My rating: 2 of 5 stars
Initial reactions: Sorry to say I didn’t like this story much at all. I thought I would, but the story did not flow as well as some of Hart’s other works, and I was hard pressed to care about very many, if any of the characters. Plus, some of the revelations really came out of thin air, and there were no resolutions to some of the character relationships, which left me disappointed.
Having to write a review for Megan Hart’s “Switch” stings quite a bit, because this was a book that seems to have an interesting premise, and started off rather well in terms of the narrative flow. Then somewhere along the way, it became rough and really dropped the ball as far as having a staggering progression was concerned. It’s one of those reads where I think it had a lot of interesting ideas and narrative threads, but the cohesion of those threads did not tie together well, nor did they really come to any satisfying conclusive notes. I felt I had more questions than answers once I finished the work, though I had an idea that the ending would be the way it was.
I’ll start off with the positive because this story actually hooked me in the beginning with a rather interesting quirk of the heroine’s. Paige is a woman who loves collecting stationery. This has a bit of a personal tie for me because (and I know people are going to rail on me a bit for this, but I’m a writer and I have no regrets) I collect different pens and journals to write in. I started oollecting different kinds of stationery (mostly of the Lisa Frank kind) when I was just 11 years old and as I grew older, I started collecting journals for their covers and using them to record my dreams, write my story ideas, or just talk about my life in some modes. I still continue that habit to this day. So to see a heroine gush over stationery and writing was an interesting and refreshing quirk for me personally, because I don’t come across a lot of people who are into that. I didn’t think it was too much (if anything I didn’t think Hart really carried that along through the narrative in an even spectrum – it’s mentioned quite a bit at the beginning of the story, but wasn’t revisited that much in the narrative) in terms of getting to know what the character liked.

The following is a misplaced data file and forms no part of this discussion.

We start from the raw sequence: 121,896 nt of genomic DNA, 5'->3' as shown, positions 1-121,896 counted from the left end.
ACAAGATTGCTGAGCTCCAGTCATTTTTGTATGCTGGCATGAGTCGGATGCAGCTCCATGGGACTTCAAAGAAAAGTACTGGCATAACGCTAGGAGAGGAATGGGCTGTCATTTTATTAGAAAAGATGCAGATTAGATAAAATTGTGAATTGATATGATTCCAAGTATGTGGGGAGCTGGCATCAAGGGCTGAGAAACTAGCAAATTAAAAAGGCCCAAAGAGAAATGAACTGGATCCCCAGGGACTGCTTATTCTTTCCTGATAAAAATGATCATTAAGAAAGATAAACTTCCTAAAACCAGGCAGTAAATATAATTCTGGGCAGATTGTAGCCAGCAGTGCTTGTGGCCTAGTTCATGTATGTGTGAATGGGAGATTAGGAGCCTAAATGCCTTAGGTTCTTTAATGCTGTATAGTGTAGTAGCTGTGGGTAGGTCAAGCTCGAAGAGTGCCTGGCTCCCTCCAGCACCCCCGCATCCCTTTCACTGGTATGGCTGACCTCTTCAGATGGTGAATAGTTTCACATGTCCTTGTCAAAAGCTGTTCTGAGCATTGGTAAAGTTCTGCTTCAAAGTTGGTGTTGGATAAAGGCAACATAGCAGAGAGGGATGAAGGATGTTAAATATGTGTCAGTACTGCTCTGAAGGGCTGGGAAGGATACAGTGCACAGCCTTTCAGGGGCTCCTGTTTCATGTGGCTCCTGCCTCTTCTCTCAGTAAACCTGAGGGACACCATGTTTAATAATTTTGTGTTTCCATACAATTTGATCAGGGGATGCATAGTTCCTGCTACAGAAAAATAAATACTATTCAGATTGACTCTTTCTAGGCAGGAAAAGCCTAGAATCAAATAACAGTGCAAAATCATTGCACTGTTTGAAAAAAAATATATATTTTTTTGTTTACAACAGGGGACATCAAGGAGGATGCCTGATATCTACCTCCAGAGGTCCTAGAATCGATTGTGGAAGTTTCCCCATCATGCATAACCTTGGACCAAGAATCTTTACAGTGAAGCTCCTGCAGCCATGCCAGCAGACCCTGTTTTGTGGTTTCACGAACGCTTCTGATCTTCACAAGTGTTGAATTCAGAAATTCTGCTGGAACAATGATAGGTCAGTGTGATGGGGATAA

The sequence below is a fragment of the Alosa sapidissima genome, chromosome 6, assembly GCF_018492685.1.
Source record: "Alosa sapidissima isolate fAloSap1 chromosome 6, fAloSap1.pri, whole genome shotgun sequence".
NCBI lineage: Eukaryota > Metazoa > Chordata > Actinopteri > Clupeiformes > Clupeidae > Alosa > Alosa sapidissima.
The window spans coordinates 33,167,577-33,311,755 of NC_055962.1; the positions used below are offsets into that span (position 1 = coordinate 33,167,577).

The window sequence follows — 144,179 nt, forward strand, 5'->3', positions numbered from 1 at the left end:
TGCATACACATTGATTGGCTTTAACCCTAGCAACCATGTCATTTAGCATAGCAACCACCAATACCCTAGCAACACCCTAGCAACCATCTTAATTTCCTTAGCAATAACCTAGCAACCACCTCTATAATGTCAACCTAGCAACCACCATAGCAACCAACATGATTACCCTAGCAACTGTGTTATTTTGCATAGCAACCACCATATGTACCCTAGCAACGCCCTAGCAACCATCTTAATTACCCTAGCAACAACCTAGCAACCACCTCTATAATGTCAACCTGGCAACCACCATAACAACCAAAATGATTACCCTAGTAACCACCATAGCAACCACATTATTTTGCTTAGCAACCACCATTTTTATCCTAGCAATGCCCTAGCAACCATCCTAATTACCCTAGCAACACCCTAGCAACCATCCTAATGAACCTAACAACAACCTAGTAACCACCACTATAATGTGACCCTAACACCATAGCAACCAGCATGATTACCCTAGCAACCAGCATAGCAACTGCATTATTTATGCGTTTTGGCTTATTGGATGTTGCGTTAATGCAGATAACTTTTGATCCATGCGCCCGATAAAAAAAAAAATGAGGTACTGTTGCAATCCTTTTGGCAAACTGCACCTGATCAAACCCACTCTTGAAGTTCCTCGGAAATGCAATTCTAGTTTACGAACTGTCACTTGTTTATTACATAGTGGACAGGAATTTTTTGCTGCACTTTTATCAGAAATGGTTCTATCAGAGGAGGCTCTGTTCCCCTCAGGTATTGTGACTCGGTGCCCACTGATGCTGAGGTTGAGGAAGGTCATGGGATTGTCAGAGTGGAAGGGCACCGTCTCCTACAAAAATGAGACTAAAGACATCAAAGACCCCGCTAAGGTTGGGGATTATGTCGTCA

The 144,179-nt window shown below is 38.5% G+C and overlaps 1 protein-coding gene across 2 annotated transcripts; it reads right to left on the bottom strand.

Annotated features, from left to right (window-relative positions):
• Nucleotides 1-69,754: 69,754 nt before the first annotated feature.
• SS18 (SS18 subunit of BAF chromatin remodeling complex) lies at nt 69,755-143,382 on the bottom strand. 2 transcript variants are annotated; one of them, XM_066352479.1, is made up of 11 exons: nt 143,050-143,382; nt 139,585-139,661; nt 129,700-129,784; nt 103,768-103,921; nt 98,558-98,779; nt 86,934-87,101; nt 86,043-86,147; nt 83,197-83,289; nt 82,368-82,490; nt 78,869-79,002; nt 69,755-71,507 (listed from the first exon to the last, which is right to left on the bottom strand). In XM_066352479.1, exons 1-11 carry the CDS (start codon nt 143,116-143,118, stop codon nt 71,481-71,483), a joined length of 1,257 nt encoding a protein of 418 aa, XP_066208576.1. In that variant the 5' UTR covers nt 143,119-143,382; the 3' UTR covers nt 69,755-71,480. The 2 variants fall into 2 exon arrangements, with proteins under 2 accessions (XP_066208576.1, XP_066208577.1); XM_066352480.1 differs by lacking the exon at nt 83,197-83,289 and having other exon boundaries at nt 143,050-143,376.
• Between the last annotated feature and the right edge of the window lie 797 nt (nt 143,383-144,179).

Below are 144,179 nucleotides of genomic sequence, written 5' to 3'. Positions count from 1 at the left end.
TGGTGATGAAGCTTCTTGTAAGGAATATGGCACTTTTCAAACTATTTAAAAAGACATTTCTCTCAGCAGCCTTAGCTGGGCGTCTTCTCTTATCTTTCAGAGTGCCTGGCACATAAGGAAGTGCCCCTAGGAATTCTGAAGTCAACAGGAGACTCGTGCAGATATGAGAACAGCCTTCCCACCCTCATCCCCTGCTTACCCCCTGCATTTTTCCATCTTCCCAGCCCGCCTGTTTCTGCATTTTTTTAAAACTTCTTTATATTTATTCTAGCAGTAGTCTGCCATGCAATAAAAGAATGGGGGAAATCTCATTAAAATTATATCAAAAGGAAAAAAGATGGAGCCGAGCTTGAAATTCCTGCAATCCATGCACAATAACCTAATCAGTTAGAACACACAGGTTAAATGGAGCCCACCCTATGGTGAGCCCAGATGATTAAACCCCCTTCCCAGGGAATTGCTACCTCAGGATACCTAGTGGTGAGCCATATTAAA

Tangent aside, Paige comes across a series of notes in her mailbox that aren’t addressed for her, she realizes, but they are rather eyebrow raising instructions from an anonymous writer, erotic in scope. The notes begin as a series of confidence boosters and random instructions for the day, then turning into much more specific and explicit details. Paige gets a thrill from the notes and actually works herself into a position where she’s following them, even if she doesn’t know who the mysterious letter writer is. Along the way, she’s dealing with her work as a secretary, taking care of her half-brother and dealing with family issues, fending off her ex-husband’s advances and having to revisit details of her past she would rather not remember, and meeting a mysterious man she keeps running into (Eric) and being charmed by in the process.
There were times when I found myself following Paige’s perspective well enough, but suffice to say – I never felt connected to her fully. I liked the tone of her voice, but suffice to say I thought the presentation of this respective story was all over the place. It was difficult to follow, though I wanted to understand more about Paige and the men in her life as well as her family. I got that she was helpful to her boss and he had a lot of flaws for a man of his consideration. I got that Eric was a charming mysterious stranger, and that Paige’s ex-husband Austin is a man who loves her and keeps trying to win her affections again, but she keeps turning him down. But I never felt like I really *knew* these characters, not the way I have in Hart’s other works. The connection to them was threadbare at most, and left me wanting more. Not to mention when Paige is blindsided by a family crisis towards the end of the novel – I felt it comes out of nowhere without any lead-in, and that’s further confounded by the fact that it’s not followed up with any kind of resolution of events (what happens to Paige’s mother, and is Paige able to take care of her young half-brother?)
As far as the sensual scenes are concerned, I think this novel says a lot to the measure of body confidence, self-satisfaction and the measure of sex and power, but the sensuality doesn’t really pop off the page like Hart’s other works. I think this is further complicated by the lack of character chemistry/direction, and while the writing might be erotic, it doesn’t come across as erotic because the reader-character connection isn’t firmly established here. I was disappointed by this and I wouldn’t say that this is a novel that reflects the best of what Hart’s writing brings across. It doesn’t reflect the level of depth that I found in works like “Dirty”, “The Space Between Us”, “Deeper”, “Tempted” and even “Stranger” (the latter of which I had some qualms with, but still liked well enough.)
I’d recommend passing this one, though there were moments where I could see the strength of her storytelling. It just wasn’t fully realized or developed to its fullest potential.